Hot Dogs and Fighter Jets: Here's How the Military Is Celebrating Independence Day This Year

Trumpet player solos with The U.S. Army Band and Chorus
Trumpet player Sgt. 1st Class Kelley Corbett solos with The U.S. Army Band and Chorus for the July Fourth Concert at Penn's Landing in Philadelphia, Pennsylvania on June 29, 2024. (U.S. Army photo by Staff Sgt. Brittany Primavera)

Many troops will enjoy a long, four-day weekend for Independence Day. The services will also be represented in various parades and flyovers across the country.

But among the top Pentagon July 4th events is a hot dog eating contest at Fort Bliss, Texas.

Four soldiers will compete against Joey "Jaws" Chestnut, who has been the undefeated champion since 2015 of the Nathan's Hot Dog Eating Contest hosted every July 4th in New York City. Chestnut set a record for eating 76 hot dogs and buns in 10 minutes during a competition in 2021.

Read Next: They Stole a Confederate Train for the Union. Now, 2 Civil War Privates Will Receive the Medal of Honor.

Chestnut was banned from the competition this year after signing a deal with Impossible Foods, which makes plant-based hot dogs and has engaged in explicit marketing to attract meat eaters to vegetarian alternatives. Instead of participating in Nathan's competition, Chestnut will eat with the Army in Texas.

Also in the Army, the service's Brass Quintet will perform at the Washington National Cathedral in Washington, D.C. Fort Jackson in South Carolina will have a July 4th music festival open to the public in which its band as well as local bands will be featured, along with carnival rides, fireworks, food and beer trucks.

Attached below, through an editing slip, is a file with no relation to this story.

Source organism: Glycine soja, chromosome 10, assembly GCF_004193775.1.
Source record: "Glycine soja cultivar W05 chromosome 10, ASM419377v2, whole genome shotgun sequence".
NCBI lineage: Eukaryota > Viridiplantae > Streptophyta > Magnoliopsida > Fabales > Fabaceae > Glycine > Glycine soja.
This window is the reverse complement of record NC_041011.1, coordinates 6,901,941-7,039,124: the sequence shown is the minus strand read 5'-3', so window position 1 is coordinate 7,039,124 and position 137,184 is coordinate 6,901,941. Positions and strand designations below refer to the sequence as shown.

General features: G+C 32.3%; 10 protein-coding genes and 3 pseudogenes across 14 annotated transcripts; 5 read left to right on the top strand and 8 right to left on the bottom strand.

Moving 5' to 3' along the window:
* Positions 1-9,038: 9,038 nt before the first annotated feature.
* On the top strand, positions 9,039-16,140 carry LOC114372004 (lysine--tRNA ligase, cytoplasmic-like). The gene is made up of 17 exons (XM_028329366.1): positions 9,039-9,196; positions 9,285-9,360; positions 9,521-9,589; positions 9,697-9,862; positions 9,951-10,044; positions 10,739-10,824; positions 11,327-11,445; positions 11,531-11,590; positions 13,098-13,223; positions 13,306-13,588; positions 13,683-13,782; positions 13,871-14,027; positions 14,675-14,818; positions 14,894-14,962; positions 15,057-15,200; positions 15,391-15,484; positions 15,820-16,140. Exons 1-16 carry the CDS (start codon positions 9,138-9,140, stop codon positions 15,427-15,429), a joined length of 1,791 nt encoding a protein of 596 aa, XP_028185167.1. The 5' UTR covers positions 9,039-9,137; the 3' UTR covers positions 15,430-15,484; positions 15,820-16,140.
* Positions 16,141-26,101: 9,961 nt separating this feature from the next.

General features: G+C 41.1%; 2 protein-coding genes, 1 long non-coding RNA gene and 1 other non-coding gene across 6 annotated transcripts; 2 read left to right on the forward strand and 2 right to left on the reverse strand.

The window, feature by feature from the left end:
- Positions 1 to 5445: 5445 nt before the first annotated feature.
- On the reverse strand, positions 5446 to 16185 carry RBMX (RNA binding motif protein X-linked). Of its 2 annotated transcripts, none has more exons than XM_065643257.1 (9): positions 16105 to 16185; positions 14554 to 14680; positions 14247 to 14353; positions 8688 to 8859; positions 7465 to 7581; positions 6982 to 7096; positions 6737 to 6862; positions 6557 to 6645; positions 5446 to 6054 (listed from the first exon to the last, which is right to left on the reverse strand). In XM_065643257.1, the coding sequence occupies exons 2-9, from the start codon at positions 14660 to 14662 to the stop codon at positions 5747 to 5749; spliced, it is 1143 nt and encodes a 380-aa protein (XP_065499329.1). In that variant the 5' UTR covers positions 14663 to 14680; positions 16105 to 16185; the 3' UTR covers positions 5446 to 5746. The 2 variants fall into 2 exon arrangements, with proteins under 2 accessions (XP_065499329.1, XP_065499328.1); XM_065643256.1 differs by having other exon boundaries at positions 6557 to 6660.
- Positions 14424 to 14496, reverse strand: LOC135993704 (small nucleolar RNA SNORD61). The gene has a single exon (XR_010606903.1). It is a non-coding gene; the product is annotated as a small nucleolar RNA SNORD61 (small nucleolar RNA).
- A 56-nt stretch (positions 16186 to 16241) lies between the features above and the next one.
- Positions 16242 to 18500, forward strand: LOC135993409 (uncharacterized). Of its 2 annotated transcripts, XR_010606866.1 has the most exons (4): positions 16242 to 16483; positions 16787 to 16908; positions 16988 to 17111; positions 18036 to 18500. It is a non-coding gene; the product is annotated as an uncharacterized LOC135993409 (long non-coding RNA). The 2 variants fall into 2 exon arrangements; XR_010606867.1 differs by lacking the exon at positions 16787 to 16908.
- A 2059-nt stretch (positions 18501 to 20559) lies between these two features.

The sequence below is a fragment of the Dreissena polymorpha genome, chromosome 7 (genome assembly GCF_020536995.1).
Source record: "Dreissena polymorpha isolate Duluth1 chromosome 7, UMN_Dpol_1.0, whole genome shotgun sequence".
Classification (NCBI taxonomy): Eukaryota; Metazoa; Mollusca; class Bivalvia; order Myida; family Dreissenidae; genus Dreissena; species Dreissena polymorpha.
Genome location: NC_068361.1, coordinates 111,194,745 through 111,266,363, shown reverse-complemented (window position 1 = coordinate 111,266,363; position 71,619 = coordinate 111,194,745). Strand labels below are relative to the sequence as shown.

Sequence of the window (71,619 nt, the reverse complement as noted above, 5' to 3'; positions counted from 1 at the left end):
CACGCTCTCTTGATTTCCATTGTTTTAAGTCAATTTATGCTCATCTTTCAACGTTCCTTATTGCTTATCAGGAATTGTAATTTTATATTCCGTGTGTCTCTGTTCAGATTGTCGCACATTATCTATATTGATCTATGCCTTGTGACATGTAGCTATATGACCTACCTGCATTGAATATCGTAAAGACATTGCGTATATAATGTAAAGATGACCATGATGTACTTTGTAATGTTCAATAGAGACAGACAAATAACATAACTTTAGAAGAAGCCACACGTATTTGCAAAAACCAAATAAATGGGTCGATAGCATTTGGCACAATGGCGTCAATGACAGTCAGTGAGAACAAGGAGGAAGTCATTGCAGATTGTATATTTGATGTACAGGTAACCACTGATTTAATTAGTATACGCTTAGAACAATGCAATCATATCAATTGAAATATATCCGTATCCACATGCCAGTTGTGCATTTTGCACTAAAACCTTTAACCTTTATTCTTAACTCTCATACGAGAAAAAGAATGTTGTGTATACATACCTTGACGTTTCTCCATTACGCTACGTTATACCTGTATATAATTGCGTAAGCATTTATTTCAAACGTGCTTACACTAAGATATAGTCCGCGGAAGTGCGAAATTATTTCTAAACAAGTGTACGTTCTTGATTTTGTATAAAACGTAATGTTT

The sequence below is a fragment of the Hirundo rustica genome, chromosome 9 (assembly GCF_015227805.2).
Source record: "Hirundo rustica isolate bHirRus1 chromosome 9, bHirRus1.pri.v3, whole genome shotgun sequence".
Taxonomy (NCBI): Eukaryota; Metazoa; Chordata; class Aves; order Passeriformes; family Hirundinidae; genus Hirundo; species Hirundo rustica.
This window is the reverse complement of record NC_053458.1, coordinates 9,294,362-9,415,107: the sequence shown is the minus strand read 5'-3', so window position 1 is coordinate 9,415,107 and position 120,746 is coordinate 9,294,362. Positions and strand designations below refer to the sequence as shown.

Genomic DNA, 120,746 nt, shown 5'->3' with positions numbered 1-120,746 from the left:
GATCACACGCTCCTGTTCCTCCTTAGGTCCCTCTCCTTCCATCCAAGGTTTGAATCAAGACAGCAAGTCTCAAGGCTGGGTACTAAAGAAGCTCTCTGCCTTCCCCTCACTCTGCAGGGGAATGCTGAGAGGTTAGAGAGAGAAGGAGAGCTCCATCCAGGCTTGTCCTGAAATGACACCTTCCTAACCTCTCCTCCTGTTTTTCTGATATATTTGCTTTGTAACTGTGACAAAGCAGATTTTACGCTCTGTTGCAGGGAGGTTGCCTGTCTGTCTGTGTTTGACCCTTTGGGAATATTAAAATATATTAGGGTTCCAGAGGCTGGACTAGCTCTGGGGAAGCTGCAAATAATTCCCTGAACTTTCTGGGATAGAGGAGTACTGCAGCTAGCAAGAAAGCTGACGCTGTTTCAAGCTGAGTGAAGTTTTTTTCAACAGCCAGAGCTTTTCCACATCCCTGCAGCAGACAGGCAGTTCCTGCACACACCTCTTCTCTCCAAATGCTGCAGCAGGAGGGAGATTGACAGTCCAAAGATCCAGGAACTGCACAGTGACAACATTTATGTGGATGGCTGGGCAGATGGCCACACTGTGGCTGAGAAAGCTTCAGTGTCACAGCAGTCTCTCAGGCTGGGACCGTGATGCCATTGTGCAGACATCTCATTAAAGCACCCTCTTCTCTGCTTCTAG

Farther up the East Coast, the USS Constitution will sail through Boston Harbor and perform 21- and 17-gun salutes on Independence Day. The ship, also known as Old Ironsides, entered service in 1797. It saw significant action in the War of 1812, during which it defeated five British warships. The ship went on to be a flagship vessel for the young U.S. Navy in the Mediterranean and around Africa.

The Navy's top officer, Chief of Naval Operations Adm. Lisa Franchetti, also released a message commemorating the holiday in which she noted that the service's history, including the recent combat it has seen in the Red Sea, underscored "the pivotal role our Navy plays in upholding peace, responding in crisis and, when necessary, winning decisively in war -- for 248 years."

During the Civil War, the USS Constitution was effectively taken out of a combat role and used as a training ship for the U.S. Naval Academy. It was finally retired from service completely in 1881. It's now used as a ceremonial ship.

Meanwhile, the Air Force will have various flyovers across the country, including the Thunderbirds over Battle Creek, Michigan, for the Field of Flight Air Show and Balloon Festival.

Four F-35A Lightning II jets from the 419th Fighter Wing out of Hill Air Force Base will conduct flyovers around Utah, including Salt Lake City in the morning for the city's parade. F-35s with the Vermont Air National Guard's 158th Fighter Wing will fly over that state in the morning.

Leading into the holiday, President Joe Biden is set to honor two Civil War soldiers with posthumous Medals of Honor on Wednesday. The soldiers, Pvts. Philip Shadrach and George Wilson, were part of a raid infiltrating Confederate territory, stealing a train from rebel forces, and destroying key infrastructure on their way back to American lines.

The military also has a fondness for safety briefs to kick off the weekend, with senior noncommissioned officers telling troops not to abuse alcohol and to wear their seat belts, among other standard precautions.

Troops would do well to heed the warnings to be safe with fireworks and other incendiary activities. A soldier with the Old Guard at Fort Myer, Virginia, got into trouble last weekend for using a flamethrower at the barracks.

Related: How Russia Wishes the US a Happy July 4th Holiday

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